Bullying. It has been in the news an awful lot as of late, due to the very publicly aired suicide of Amanda Todd of Coquitlam - a city an hour's drive from here. I am not going to re-tell her story. The information is easily found online. Suffice it to say, her story has brought the issue of bullying, both online and in person, to the forefront. A painful subject, bullying is an issue that sparks controversy as well as dialogue among experts and common folk alike. I've read several articles and heard several more interviews on the CBC on the subject over the past few weeks and thought I might as well throw in my two cents along with everyone else.
Why do some people feel a need to bully others? A bully is 'one who hurts or browbeats those who are weaker,' so I suppose the action has something to do with a desire for power over others. But what makes someone desire power over another, particularly over someone perceived as being 'weaker' than themselves? Perhaps it comes down to an individual misconceived notion of one's worth being caught up in a sense of domination. If the meek are to inherit the earth, it sure seems like the strong hold it hostage an awful lot in the meantime.
My girls, who are still in the public school system, said that everyone at school has been talking about Amanda Todd's suicide. My elder daughter who is nearly sixteen is questioning the validity of her classmates' jumping on the 'Oh that's so SAD, that should NOT have happened. If she were in our school I would NEVER have treated her the way those mean kids did' bandwagon. My daughters reaction? "Oh really? You're sure about that? If this girl who used drugs, drank bleach, and made a misguided decision to expose her breasts to someone on line, leading to the photo going viral, went to our school, you would reach out to her? I don't think so." I added that my daughter and her friends would most likely have thought of her as 'messed up' and avoided getting close to her. It takes a pretty unusual teenager to assess another beyond appearances. Sadly, the truth is, it usually 'takes one to know one' in that sense.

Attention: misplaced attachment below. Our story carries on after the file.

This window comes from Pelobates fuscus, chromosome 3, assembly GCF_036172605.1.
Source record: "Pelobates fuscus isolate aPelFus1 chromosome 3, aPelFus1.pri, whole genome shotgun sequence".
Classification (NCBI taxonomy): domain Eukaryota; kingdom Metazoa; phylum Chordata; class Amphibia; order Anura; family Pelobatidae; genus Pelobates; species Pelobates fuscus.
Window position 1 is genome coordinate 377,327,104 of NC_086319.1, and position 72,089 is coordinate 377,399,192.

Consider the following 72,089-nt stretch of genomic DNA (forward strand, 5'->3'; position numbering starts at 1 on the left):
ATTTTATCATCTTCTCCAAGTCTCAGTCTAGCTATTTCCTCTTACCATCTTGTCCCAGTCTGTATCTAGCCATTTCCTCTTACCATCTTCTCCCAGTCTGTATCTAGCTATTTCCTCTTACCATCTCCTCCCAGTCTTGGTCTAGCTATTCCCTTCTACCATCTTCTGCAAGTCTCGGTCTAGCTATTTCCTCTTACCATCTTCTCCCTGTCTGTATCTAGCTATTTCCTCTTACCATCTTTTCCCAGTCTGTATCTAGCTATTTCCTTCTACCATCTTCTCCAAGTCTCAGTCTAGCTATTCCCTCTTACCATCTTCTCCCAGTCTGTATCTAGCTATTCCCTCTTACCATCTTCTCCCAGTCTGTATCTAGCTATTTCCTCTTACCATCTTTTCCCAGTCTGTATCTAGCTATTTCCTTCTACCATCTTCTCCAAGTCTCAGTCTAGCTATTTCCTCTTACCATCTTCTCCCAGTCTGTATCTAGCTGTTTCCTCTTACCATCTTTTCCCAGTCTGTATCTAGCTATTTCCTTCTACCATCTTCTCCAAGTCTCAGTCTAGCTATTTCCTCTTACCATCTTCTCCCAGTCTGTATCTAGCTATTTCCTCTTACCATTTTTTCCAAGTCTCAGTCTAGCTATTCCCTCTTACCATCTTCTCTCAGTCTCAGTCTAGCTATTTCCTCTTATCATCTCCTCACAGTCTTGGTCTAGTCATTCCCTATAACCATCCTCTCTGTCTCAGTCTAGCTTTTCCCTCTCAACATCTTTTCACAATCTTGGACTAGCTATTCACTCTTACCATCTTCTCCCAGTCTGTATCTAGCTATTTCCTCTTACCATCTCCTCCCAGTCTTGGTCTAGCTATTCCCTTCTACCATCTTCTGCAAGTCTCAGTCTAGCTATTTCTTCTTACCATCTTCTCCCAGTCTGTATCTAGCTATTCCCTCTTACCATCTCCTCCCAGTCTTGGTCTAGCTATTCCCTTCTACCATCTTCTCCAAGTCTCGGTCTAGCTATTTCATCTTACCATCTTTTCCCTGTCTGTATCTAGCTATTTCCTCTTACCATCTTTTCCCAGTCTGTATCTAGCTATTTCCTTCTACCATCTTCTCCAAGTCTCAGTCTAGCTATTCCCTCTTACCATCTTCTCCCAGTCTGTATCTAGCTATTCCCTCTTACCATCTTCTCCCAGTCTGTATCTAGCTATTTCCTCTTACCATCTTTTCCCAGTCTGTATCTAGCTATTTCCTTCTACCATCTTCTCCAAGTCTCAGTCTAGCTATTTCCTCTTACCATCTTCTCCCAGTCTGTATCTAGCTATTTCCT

By all accounts, Amanda Todd did not lack support, either at home or by the school system. Her mother said that right before Amanda's death she appeared to be doing better and had told her mother so. My sense of things is that, for teenagers, their peer group often wins attention over any other source of opinion. Being called 'whore' and 'porn star' repeatedly by her classmates, after every attempt to change schools for a new start, obviously took its toll. What is wrong with people? Why do they have to be so mean to make themselves appear better than others? Where is the charity? Where is the basic human respect? Where is the kindness? I have heard it said often that we need to create a different climate in our schools, one of acceptance of others' differences, of tolerance, of generosity of spirit, and with this change in climate good will come. No doubt. But if that climate only exists in schools and not in the home or the work place or the world at large, how much headway for change can the school make? I leave these questions for the experts to ponder and quantify.